Last night though, things were different, it just looked like guys trusted each other more on the defensive end. I don’t know what Kiki and Del Harris did during that extra off-day, but whatever it was, it worked. The rotations were crisp the whole night, but I think it was at it’s best on Brook Lopez’s block of Baron Davis:
Before we look at some players coming off the bench, I wanted to take a look at the bench as a whole. The first game against the Clippers was one where the bench really laid an egg, and I believe it was this game that lead me to call the Nets’ 6-15 guys on the roster the “worst in the NBA.” The starters played very well, but every time the bench went in, they let the Clippers’ lead grow. Humphries was the only one off the bench that really contributed that game. Last night? Everyone who came into the game provided a bit of a spark. I mean, let’s look at the numbers here:
- Tony Battie: 9 minutes, 4 points, +1
- Jarvis Hayes: 30 minutes, 9 points, +4
- Chris Quinn: 12 minutes, 8 points, +9
Every bench player that logged a minute last night put up a positive +/-. That means whenever the bench came in to give the starters a rest, they either held the lead or extended it. That is big.
Kris Humphries put up 21 points against the Clippers in their first match-up, and he was pretty efficient, doing it on 14 shots. Last night, Humphries out-performed that. He scored 25 points (on the same 14 shots), pulled down 8 boards, and even had a shot block thrown in.
When I did my lineup post, I wasn’t really expecting to see it play out right away, just because we know Kiki likes to go with Yi early. Yi’s foul trouble forced Kiki’s hand though, and Humpries really performed well. While it wasn’t the exact lineup I talked about, you were able to see what Kris Humphries can bring to the table. I am not even talking about the scoring either (because you can’t expect him to get 20+ a night going forward), but he just brings an attitude you like. I mean the Nets were up big and he was still going to the hole hard trying to dunk on any Clipper that was in his way:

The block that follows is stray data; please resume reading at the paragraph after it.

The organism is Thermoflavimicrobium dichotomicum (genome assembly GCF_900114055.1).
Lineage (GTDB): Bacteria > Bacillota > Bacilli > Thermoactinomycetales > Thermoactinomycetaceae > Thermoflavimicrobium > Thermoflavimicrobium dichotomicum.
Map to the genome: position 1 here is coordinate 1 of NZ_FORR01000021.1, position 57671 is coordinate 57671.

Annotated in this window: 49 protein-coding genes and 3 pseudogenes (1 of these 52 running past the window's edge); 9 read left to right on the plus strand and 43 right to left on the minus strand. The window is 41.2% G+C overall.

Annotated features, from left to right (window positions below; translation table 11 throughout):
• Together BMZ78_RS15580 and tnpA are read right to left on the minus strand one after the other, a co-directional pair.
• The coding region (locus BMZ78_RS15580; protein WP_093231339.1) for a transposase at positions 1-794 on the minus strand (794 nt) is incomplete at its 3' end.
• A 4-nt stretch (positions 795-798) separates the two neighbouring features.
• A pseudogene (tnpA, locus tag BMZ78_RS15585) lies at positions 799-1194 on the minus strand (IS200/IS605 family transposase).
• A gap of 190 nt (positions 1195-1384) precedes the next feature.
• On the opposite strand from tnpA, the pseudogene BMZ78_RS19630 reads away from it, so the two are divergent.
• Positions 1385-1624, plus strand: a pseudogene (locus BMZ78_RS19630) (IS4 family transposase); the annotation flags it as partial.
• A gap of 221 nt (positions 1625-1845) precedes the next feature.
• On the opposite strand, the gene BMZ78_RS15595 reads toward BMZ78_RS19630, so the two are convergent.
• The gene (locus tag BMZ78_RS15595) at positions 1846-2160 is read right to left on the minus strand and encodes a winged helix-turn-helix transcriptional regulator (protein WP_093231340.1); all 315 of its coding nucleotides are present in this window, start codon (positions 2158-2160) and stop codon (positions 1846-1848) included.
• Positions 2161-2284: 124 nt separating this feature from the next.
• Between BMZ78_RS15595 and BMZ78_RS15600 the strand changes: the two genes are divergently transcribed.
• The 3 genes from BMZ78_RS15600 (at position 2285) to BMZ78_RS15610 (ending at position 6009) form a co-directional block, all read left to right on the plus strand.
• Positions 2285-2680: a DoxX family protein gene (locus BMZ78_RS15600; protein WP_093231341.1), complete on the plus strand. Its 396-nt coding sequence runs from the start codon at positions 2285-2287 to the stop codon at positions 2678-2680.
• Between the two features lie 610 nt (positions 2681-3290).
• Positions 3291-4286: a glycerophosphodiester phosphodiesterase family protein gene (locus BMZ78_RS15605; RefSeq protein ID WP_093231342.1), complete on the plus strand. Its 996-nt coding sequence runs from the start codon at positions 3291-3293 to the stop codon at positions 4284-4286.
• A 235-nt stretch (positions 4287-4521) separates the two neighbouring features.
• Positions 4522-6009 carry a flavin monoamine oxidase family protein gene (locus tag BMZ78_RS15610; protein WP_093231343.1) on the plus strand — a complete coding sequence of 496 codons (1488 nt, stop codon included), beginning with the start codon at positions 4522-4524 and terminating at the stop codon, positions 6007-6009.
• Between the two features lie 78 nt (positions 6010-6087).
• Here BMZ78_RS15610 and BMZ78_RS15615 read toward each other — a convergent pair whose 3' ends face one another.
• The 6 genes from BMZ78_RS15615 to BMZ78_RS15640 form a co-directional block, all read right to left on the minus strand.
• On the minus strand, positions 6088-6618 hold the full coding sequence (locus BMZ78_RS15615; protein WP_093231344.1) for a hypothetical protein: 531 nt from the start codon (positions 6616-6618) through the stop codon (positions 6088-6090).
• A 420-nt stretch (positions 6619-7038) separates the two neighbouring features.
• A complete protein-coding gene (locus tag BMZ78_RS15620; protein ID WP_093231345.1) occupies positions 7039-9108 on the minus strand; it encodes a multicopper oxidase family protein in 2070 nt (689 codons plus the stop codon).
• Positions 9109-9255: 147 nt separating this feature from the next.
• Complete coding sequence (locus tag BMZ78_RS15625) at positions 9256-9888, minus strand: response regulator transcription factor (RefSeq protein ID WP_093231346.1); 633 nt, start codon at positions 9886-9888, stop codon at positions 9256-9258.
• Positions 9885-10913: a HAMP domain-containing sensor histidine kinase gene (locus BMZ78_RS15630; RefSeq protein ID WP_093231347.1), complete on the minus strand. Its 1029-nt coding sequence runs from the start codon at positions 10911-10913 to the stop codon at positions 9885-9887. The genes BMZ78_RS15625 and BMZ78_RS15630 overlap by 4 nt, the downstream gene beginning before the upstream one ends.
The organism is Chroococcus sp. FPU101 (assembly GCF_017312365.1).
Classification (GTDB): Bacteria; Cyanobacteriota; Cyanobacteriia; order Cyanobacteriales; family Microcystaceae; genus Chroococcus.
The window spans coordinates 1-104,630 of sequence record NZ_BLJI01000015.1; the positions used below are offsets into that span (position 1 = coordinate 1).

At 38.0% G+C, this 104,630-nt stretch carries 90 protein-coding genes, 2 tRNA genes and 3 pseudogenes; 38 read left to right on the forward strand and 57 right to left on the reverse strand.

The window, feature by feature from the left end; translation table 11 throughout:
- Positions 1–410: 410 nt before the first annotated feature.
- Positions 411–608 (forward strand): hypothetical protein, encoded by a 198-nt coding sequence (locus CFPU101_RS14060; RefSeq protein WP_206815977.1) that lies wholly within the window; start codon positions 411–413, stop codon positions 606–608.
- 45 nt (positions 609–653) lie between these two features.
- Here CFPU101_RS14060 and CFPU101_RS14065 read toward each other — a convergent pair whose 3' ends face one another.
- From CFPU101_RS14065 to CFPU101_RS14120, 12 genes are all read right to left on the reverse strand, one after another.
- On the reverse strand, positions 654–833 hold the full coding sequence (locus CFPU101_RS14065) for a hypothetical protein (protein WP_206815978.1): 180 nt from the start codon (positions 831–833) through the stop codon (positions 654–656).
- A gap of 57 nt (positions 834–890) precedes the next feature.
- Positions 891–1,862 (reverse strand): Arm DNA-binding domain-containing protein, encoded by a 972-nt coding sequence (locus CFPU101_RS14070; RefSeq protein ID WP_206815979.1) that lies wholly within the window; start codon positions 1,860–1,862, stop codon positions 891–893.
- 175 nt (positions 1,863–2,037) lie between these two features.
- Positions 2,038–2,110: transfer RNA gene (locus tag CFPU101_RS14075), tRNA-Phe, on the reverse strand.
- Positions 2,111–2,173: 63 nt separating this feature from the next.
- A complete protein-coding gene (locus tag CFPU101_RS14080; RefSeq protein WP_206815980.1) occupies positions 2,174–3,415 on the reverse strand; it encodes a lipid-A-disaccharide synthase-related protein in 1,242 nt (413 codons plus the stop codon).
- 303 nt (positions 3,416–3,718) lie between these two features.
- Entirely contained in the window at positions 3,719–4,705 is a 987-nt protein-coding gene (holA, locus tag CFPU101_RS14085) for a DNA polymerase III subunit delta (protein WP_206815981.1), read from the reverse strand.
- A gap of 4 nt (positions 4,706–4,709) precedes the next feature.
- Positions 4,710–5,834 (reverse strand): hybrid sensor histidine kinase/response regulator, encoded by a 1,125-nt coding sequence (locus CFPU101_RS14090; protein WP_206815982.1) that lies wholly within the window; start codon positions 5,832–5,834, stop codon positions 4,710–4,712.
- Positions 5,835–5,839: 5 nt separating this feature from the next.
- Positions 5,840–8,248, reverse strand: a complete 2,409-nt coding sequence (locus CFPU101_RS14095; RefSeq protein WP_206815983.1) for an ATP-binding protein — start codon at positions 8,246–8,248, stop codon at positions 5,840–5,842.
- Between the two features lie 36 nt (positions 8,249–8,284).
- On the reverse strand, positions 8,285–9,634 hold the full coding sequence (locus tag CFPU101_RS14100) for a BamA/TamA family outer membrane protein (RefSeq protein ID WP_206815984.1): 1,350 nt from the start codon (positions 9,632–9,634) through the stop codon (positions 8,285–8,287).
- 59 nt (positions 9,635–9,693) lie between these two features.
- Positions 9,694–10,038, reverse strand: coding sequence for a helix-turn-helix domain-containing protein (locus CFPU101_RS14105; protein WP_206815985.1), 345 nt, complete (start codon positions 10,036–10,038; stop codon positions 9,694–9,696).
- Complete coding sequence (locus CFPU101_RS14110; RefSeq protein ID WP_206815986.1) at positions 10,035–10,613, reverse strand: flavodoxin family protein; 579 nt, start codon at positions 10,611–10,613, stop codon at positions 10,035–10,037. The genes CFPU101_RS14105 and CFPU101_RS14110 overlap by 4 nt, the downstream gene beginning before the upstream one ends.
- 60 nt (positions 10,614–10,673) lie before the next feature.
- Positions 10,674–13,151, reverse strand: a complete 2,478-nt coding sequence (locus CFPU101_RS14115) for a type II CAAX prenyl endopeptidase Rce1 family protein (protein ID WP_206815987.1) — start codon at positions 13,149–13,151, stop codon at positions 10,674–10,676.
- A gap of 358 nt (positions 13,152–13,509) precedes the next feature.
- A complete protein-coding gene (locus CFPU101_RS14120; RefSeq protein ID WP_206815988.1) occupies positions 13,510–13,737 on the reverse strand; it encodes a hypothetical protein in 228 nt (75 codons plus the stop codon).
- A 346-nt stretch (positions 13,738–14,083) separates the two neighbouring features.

Yes, new Yi is still a solid player, and he aggressively drives to the hoop, but Humphries just beings a physical presence to both sides of the court that Yi just can’t provide right now.
Remember when I was fawning over Terrence Williams just after the Nets had drafted him? The thing I was most excited about was his ability to effect a game without scoring. It took 44 games, but Terrence Williams finally showed that ability. In 31 minutes Terrence scored only 7 points, but let’s check out the rest of the box score. He pulled down 9 rebounds and dished out 8 assists. He almost had a double-double with rebounds and assists, heck he almost had a triple double.
Terrence Williams was able to get in the lane and make smart decisions every single time. He kicked the ball out when appropriate, and was hitting the open man:
That puts so much pressure on a defense to rotate correctly, and when they don’t, big things can happen for Terrence:
He was also under control on the break, which is something you don’t see from most rookies:
The Nets had played some teams tough for some stretches over the past month, but that is exactly what it was, just stretches. Anytime the opposing team decided to impose it’s will on the Nets, they let them. Last night looked like more of the same, the Nets were up 10 at the half, but started the second half slow. They let the Clippers get all the way back and tie the game 5 minutes into the third. Instead of just laying down for the Clippers though, the Nets fought back, extended the lead to 10 once again, and closed the third quarter up by 7. The game wasn’t really close the rest of the way in my opinion.
This attitude is key for the Nets. You aren’t always going to get 25 points from Kris Humphries, 8 points from Chris Quinn, or 7/8/9 from Terrence Williams, but if they come out and bring this attitude each and every night, they can have more performances like this. Listening to Kris Humphries’ post game interview makes me believe that it could happen (pay attention to his last answer):